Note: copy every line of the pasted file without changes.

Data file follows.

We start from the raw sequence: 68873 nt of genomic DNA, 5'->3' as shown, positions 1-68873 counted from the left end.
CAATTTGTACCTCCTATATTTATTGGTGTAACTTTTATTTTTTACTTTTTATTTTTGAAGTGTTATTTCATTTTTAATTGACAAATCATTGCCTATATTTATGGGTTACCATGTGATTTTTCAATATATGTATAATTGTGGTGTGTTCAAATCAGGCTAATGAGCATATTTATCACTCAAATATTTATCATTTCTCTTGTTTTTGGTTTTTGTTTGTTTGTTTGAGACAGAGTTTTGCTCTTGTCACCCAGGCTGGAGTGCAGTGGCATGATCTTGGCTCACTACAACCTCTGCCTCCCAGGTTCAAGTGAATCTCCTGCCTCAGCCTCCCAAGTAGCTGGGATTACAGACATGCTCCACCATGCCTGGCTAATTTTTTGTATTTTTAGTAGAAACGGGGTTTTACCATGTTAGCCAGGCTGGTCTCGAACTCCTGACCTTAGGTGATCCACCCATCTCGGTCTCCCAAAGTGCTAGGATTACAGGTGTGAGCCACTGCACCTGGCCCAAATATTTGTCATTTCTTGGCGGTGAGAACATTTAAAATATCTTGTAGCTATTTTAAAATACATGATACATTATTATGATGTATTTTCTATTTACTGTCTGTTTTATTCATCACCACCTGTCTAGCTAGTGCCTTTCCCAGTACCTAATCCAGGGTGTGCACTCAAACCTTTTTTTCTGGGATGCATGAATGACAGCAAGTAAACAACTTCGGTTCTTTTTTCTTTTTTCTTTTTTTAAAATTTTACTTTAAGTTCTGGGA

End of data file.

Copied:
We start from the raw sequence: 68873 nt of genomic DNA, 5'->3' as shown, positions 1-68873 counted from the left end.
CAATTTGTACCTCCTATATTTATTGGTGTAACTTTTATTTTTTACTTTTTATTTTTGAAGTGTTATTTCATTTTTAATTGACAAATCATTGCCTATATTTATGGGTTACCATGTGATTTTTCAATATATGTATAATTGTGGTGTGTTCAAATCAGGCTAATGAGCATATTTATCACTCAAATATTTATCATTTCTCTTGTTTTTGGTTTTTGTTTGTTTGTTTGAGACAGAGTTTTGCTCTTGTCACCCAGGCTGGAGTGCAGTGGCATGATCTTGGCTCACTACAACCTCTGCCTCCCAGGTTCAAGTGAATCTCCTGCCTCAGCCTCCCAAGTAGCTGGGATTACAGACATGCTCCACCATGCCTGGCTAATTTTTTGTATTTTTAGTAGAAACGGGGTTTTACCATGTTAGCCAGGCTGGTCTCGAACTCCTGACCTTAGGTGATCCACCCATCTCGGTCTCCCAAAGTGCTAGGATTACAGGTGTGAGCCACTGCACCTGGCCCAAATATTTGTCATTTCTTGGCGGTGAGAACATTTAAAATATCTTGTAGCTATTTTAAAATACATGATACATTATTATGATGTATTTTCTATTTACTGTCTGTTTTATTCATCACCACCTGTCTAGCTAGTGCCTTTCCCAGTACCTAATCCAGGGTGTGCACTCAAACCTTTTTTTCTGGGATGCATGAATGACAGCAAGTAAACAACTTCGGTTCTTTTTTCTTTTTTCTTTTTTTAAAATTTTACTTTAAGTTCTGGGA